Tom and Michael are two guys I’ve gotten to know over the years who I shared this concept with as it was evolving. Michael, obviously, this is the world he frequents now. He is a big media personality and mogul and has produced shows both scripted and non-scripted. He’s in some of them; he’s just the producer on other ones. So he’s very active on that level of helping me navigate networks and leagues. His Rolodex is so vast, and he’s got an amazing team around him, so he can definitely, not that he’s not creatively involved, but I, for one, can really utilize that Rolodex and that network. Tom’s very different because Tom’s obviously still playing, still performing at such an elite level. The more I got to know him and the more I got to share my idea with him, he was like, “I get it. I know, for me, that Sunday, being on that field when I hear and feel the fans around me, that is a spiritual experience.” So he connected and then he said, “I want to be part of it. I want to be involved.” He doesn’t come with hours upon hours of television shows he’s produced, but because he’s so close, like I said, to the religion of sports, he’ll say, “I think when you talk to Dale Earnhardt Jr., you should ask this.” So he’s been creatively engaged, and it’s been fun for me to have access to that because, while I definitely have experience working with athletes, my athletic career ended probably Junior year of high school. (laughs) I come from a very different perspective. It’s really helpful to talk to a guy who can say, “When there’s two minutes left in the Super Bowl and we’re down, this is what I’m thinking, what I’m feeling, what I’m experiencing. Let’s try to find a way to capture that.”
Has there been anything that’s surprised you as you were putting the series together?
Yeah. That’s the nature of unscripted television or documentaries. You know, you have a rough idea, but when you start really plunging in deep, you have to go where the story takes you. I think one of the nice, refreshing things about this series for me, as a filmmaker, despite having done some successful projects with guys like Kobe Bryant, this one really isn’t dependent on the athlete. If you watch the NASCAR one, sure, Dale Earnhardt Jr. is in it, Kurt Busch is in it, but it wasn’t like days and days of following those guys and trying to pry information, getting through their entourages and stuff like that. It’s actually about the culture.
It’s more about the people involved in the sport that you don’t normally hear about.
And I think you go where the story is. So when you find a guy like Joey Jones [a double-amputee Marine featured in the first episode] who’s brought such an amazing story, who’s so articulate, who inspires you in a way that you weren’t necessarily prepared for, you go for it.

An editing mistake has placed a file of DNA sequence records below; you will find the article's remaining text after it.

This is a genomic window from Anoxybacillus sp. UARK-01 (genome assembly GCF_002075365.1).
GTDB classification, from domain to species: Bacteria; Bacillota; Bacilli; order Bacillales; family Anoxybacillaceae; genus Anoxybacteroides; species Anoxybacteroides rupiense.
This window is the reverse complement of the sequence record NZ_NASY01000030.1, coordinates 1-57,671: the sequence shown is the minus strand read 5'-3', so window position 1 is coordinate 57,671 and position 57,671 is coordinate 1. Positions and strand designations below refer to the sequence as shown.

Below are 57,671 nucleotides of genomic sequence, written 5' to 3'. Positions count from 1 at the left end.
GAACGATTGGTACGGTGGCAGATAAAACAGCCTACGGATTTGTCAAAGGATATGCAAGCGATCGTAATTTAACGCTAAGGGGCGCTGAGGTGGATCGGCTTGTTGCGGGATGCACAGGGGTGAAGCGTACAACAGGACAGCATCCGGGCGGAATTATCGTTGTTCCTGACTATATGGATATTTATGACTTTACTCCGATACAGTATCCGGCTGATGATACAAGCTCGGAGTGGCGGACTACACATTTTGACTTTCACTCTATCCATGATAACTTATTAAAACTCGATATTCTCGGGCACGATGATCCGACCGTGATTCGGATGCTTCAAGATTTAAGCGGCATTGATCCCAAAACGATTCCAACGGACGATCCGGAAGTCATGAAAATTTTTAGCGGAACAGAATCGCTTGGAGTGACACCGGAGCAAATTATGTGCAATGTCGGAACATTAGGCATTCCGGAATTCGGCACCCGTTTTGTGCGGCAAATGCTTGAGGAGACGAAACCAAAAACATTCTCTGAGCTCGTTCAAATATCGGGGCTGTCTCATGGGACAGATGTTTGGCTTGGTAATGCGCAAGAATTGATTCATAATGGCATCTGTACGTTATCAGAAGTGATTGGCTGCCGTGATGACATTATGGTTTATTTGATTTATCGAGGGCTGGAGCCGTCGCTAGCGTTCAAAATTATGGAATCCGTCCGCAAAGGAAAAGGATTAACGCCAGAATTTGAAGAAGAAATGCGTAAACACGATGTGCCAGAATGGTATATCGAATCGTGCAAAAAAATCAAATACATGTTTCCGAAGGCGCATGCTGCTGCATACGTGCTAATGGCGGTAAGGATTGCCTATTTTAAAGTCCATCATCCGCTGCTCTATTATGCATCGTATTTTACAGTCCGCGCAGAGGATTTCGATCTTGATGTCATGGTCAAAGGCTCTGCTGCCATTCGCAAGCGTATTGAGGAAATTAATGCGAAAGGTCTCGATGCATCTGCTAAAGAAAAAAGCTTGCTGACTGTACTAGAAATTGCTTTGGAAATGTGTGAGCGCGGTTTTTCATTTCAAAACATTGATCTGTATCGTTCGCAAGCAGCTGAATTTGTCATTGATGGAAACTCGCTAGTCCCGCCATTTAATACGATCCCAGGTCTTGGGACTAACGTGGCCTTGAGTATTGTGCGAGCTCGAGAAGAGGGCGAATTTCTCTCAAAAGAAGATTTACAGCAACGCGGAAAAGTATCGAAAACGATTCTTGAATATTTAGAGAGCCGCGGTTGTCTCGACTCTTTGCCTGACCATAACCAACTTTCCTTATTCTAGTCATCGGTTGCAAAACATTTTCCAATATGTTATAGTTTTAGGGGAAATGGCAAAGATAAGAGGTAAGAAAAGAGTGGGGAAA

Speaking of Dale Earnhardt Jr., one of the key moments in the first episode comes when he speaks about his relationship with his famous father, Dale Sr. As someone who grew up in a similar situation, did you specifically go in that direction with the conversation or did it just happen organically?
Even as someone who frankly didn’t know that much, had never been to a NASCAR race. If you know anyone in NASCAR, I knew about Dale Earnhardt Sr. and the circumstances of his death. So yeah, I got to know Dale Jr. a little bit and get some of his story and understand how he got pulled into the sport, not because, as he says himself, because it was something he necessarily naturally or instinctively loved, but he loved his father and that was his father’s thing and it was a way for him to build a relationship. Yes, that I could definitely relate to. (laughs) Because, for me, the world of spirituality, I’ve grown up around it, I’ve been interested in it. But it’s my father’s world, and this show in some ways is my way of saying, “This is my version of it. I own this. I can really express this.” And that’s really been great.
How did you decide on the six sports cultures documented in the series? Was there a conscious decision to steer clear of more popular sports like football?
For me, there was a natural curiosity about these sports because I’ve been to so many football and baseball and basketball games in my life, but I’ve never been to a NASCAR race. I’ve never been to a rodeo. I’ve never been to an MMA fight. So I was able to go to those and really bring a natural desire to learn more about them. I will also say that, despite the fact that my wife is from Atlanta, and I’ve spent a lot of time in Atlanta, I’d never been to rural Georgia and South Carolina and outside of Charlotte and those places. I joke about it with Joey all the time because he’s a Republican, Southern white boy and I’m a Yankee minority, intellectual, Ivy League whatever, and we do have very different views on a lot of different things, but boy, I’ve never met anyone more inspiring to me, frankly, than he is, and that’s one of the beauties of sports. It’s sort of transcendent in that way.
Do you expect that the audience for this show will mostly be made up of people who aren’t that familiar with these sports?